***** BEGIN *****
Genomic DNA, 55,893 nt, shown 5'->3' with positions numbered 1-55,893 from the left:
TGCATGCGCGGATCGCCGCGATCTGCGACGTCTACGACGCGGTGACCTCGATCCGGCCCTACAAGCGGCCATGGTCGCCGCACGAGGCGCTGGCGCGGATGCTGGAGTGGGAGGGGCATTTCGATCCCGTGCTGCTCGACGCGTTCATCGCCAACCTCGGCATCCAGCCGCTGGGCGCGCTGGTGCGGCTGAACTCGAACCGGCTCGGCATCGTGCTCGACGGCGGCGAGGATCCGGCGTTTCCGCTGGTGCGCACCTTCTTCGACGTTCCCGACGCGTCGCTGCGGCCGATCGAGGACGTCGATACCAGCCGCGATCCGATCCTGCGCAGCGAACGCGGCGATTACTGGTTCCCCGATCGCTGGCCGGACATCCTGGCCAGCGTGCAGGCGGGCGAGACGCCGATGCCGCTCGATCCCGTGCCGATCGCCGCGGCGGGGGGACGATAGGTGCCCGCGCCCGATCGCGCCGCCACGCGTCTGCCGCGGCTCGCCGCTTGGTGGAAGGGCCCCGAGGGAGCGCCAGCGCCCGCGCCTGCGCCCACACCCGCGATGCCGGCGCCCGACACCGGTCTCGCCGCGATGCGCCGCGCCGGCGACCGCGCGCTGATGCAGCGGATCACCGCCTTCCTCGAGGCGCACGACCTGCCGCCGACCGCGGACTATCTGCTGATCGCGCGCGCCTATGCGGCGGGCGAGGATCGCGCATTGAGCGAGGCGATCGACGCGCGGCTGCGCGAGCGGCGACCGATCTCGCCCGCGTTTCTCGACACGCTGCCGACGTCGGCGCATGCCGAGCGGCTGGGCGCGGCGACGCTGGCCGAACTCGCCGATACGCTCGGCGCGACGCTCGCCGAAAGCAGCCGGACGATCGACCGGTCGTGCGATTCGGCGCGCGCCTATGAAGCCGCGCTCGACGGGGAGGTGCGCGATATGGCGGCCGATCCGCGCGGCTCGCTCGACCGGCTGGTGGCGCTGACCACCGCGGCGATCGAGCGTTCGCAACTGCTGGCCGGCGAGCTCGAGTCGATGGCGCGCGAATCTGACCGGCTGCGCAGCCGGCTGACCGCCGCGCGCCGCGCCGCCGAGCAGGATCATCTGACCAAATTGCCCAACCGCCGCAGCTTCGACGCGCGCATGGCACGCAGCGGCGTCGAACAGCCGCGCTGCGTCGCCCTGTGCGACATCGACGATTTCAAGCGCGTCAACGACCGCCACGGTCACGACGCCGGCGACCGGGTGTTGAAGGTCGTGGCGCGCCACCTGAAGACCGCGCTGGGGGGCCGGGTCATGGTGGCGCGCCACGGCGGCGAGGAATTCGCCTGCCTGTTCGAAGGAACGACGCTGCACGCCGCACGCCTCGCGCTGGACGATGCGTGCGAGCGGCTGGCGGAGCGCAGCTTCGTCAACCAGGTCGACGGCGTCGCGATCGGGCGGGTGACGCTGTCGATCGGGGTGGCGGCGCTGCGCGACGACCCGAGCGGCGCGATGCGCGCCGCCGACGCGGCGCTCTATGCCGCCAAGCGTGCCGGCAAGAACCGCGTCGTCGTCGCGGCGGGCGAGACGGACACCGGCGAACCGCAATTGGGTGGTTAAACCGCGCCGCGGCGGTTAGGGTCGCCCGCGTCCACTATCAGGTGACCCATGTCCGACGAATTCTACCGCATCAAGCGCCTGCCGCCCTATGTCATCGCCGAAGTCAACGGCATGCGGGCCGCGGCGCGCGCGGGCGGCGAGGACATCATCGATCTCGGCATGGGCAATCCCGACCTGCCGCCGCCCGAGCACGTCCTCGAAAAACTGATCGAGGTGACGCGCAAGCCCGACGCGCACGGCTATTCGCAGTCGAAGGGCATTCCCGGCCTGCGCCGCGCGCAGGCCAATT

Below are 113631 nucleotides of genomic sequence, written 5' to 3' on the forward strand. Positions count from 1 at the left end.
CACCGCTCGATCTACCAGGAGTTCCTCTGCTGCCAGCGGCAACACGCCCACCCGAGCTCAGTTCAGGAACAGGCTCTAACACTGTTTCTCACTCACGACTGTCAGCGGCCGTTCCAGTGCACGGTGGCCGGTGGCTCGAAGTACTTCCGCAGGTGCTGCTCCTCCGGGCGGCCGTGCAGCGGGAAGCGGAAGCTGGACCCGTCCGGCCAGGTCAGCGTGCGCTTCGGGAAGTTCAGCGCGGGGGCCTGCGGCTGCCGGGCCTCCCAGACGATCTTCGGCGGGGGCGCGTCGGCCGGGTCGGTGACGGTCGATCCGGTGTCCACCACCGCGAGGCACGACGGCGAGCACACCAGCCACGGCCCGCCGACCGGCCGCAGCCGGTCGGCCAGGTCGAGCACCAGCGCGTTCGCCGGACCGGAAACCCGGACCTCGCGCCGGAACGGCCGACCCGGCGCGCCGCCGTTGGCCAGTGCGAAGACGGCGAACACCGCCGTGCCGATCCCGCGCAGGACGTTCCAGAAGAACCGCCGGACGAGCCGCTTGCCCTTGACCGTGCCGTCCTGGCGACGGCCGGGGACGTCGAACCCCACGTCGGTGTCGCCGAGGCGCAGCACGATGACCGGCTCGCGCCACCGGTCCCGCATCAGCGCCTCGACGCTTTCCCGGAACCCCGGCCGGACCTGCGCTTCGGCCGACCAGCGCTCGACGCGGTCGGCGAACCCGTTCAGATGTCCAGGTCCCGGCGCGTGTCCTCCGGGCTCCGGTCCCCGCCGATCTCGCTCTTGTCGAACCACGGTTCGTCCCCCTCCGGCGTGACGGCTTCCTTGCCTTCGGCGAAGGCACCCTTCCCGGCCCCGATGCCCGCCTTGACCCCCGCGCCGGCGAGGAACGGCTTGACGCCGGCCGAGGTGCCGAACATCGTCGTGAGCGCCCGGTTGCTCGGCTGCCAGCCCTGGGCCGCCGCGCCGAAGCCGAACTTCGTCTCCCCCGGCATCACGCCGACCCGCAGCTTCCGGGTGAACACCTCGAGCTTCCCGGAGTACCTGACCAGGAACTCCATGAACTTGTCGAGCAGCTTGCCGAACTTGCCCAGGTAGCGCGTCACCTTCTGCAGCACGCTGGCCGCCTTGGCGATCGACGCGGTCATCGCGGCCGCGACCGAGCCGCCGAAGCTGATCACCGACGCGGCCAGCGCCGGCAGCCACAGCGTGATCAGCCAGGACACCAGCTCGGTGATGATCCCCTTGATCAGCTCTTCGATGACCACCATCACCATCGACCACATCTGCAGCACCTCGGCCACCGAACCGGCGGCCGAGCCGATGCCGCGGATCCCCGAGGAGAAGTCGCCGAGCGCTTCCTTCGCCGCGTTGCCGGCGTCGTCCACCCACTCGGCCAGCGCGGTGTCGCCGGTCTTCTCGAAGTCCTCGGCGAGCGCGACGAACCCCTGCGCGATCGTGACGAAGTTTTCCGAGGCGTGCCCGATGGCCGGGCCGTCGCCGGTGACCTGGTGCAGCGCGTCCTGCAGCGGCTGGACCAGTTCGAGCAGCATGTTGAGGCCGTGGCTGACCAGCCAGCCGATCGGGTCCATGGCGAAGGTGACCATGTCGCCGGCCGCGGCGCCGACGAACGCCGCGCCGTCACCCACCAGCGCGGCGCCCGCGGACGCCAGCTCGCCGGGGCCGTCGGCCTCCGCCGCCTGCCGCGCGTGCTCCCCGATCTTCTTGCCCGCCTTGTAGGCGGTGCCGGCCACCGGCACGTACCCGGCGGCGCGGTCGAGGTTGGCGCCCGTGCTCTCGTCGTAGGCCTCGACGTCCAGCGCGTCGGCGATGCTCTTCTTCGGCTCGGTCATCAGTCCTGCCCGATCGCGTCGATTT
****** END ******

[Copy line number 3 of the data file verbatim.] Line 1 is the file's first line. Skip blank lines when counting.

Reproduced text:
Below are 113631 nucleotides of genomic sequence, written 5' to 3' on the forward strand. Positions count from 1 at the left end.